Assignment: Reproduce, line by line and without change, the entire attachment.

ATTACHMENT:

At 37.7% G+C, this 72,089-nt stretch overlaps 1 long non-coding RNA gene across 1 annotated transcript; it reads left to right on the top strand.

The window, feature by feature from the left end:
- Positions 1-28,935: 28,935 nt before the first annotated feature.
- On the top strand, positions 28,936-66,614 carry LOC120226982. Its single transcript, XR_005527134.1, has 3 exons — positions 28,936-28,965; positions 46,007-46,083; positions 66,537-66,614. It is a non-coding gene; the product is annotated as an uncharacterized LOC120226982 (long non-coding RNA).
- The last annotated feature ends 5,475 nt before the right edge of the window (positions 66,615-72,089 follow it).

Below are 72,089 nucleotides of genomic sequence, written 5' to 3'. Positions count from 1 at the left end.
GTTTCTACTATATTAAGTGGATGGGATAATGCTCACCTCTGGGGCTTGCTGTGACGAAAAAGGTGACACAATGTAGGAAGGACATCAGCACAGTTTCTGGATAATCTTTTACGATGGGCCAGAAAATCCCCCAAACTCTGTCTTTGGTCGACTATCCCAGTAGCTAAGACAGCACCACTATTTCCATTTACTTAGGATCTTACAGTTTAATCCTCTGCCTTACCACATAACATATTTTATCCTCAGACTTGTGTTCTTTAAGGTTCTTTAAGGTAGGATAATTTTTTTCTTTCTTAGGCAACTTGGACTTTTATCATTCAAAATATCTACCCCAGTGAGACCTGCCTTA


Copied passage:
At 37.7% G+C, this 72,089-nt stretch overlaps 1 long non-coding RNA gene across 1 annotated transcript; it reads left to right on the top strand.

The window, feature by feature from the left end:
- Positions 1-28,935: 28,935 nt before the first annotated feature.
- On the top strand, positions 28,936-66,614 carry LOC120226982. Its single transcript, XR_005527134.1, has 3 exons — positions 28,936-28,965; positions 46,007-46,083; positions 66,537-66,614. It is a non-coding gene; the product is annotated as an uncharacterized LOC120226982 (long non-coding RNA).
- The last annotated feature ends 5,475 nt before the right edge of the window (positions 66,615-72,089 follow it).

Below are 72,089 nucleotides of genomic sequence, written 5' to 3'. Positions count from 1 at the left end.
GTTTCTACTATATTAAGTGGATGGGATAATGCTCACCTCTGGGGCTTGCTGTGACGAAAAAGGTGACACAATGTAGGAAGGACATCAGCACAGTTTCTGGATAATCTTTTACGATGGGCCAGAAAATCCCCCAAACTCTGTCTTTGGTCGACTATCCCAGTAGCTAAGACAGCACCACTATTTCCATTTACTTAGGATCTTACAGTTTAATCCTCTGCCTTACCACATAACATATTTTATCCTCAGACTTGTGTTCTTTAAGGTTCTTTAAGGTAGGATAATTTTTTTCTTTCTTAGGCAACTTGGACTTTTATCATTCAAAATATCTACCCCAGTGAGACCTGCCTTA